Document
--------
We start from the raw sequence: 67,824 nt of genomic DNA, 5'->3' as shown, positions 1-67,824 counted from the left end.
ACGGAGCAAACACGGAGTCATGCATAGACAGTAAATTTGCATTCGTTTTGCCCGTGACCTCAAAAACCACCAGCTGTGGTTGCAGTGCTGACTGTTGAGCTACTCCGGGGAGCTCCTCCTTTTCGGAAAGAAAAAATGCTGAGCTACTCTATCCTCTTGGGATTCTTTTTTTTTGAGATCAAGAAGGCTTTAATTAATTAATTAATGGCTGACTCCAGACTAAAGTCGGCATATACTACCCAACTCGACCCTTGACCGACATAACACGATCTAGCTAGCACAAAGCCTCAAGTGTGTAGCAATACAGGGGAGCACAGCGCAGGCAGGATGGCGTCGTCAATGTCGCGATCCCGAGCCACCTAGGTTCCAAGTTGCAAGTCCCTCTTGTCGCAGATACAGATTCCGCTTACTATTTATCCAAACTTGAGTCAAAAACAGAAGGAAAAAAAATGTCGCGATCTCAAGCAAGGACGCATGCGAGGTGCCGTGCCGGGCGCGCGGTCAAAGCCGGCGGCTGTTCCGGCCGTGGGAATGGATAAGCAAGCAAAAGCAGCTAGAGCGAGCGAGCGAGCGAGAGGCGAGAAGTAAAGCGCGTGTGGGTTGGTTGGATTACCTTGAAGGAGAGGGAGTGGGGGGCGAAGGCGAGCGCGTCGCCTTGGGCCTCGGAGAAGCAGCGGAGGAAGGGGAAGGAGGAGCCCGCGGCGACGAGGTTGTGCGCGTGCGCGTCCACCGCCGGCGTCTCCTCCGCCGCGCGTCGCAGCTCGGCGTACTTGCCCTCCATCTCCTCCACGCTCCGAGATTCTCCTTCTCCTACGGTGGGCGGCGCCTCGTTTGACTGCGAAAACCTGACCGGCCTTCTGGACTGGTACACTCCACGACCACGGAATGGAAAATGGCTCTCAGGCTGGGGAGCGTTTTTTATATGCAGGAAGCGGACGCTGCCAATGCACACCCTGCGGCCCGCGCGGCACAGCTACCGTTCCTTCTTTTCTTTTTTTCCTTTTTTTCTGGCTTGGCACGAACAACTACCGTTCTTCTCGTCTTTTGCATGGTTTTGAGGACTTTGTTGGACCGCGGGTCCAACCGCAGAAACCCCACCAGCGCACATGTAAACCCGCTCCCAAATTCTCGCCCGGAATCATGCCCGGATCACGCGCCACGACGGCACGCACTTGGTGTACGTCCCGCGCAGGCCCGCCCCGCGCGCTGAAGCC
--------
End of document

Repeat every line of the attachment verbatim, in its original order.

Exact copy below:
We start from the raw sequence: 67,824 nt of genomic DNA, 5'->3' as shown, positions 1-67,824 counted from the left end.
ACGGAGCAAACACGGAGTCATGCATAGACAGTAAATTTGCATTCGTTTTGCCCGTGACCTCAAAAACCACCAGCTGTGGTTGCAGTGCTGACTGTTGAGCTACTCCGGGGAGCTCCTCCTTTTCGGAAAGAAAAAATGCTGAGCTACTCTATCCTCTTGGGATTCTTTTTTTTTGAGATCAAGAAGGCTTTAATTAATTAATTAATGGCTGACTCCAGACTAAAGTCGGCATATACTACCCAACTCGACCCTTGACCGACATAACACGATCTAGCTAGCACAAAGCCTCAAGTGTGTAGCAATACAGGGGAGCACAGCGCAGGCAGGATGGCGTCGTCAATGTCGCGATCCCGAGCCACCTAGGTTCCAAGTTGCAAGTCCCTCTTGTCGCAGATACAGATTCCGCTTACTATTTATCCAAACTTGAGTCAAAAACAGAAGGAAAAAAAATGTCGCGATCTCAAGCAAGGACGCATGCGAGGTGCCGTGCCGGGCGCGCGGTCAAAGCCGGCGGCTGTTCCGGCCGTGGGAATGGATAAGCAAGCAAAAGCAGCTAGAGCGAGCGAGCGAGCGAGAGGCGAGAAGTAAAGCGCGTGTGGGTTGGTTGGATTACCTTGAAGGAGAGGGAGTGGGGGGCGAAGGCGAGCGCGTCGCCTTGGGCCTCGGAGAAGCAGCGGAGGAAGGGGAAGGAGGAGCCCGCGGCGACGAGGTTGTGCGCGTGCGCGTCCACCGCCGGCGTCTCCTCCGCCGCGCGTCGCAGCTCGGCGTACTTGCCCTCCATCTCCTCCACGCTCCGAGATTCTCCTTCTCCTACGGTGGGCGGCGCCTCGTTTGACTGCGAAAACCTGACCGGCCTTCTGGACTGGTACACTCCACGACCACGGAATGGAAAATGGCTCTCAGGCTGGGGAGCGTTTTTTATATGCAGGAAGCGGACGCTGCCAATGCACACCCTGCGGCCCGCGCGGCACAGCTACCGTTCCTTCTTTTCTTTTTTTCCTTTTTTTCTGGCTTGGCACGAACAACTACCGTTCTTCTCGTCTTTTGCATGGTTTTGAGGACTTTGTTGGACCGCGGGTCCAACCGCAGAAACCCCACCAGCGCACATGTAAACCCGCTCCCAAATTCTCGCCCGGAATCATGCCCGGATCACGCGCCACGACGGCACGCACTTGGTGTACGTCCCGCGCAGGCCCGCCCCGCGCGCTGAAGCC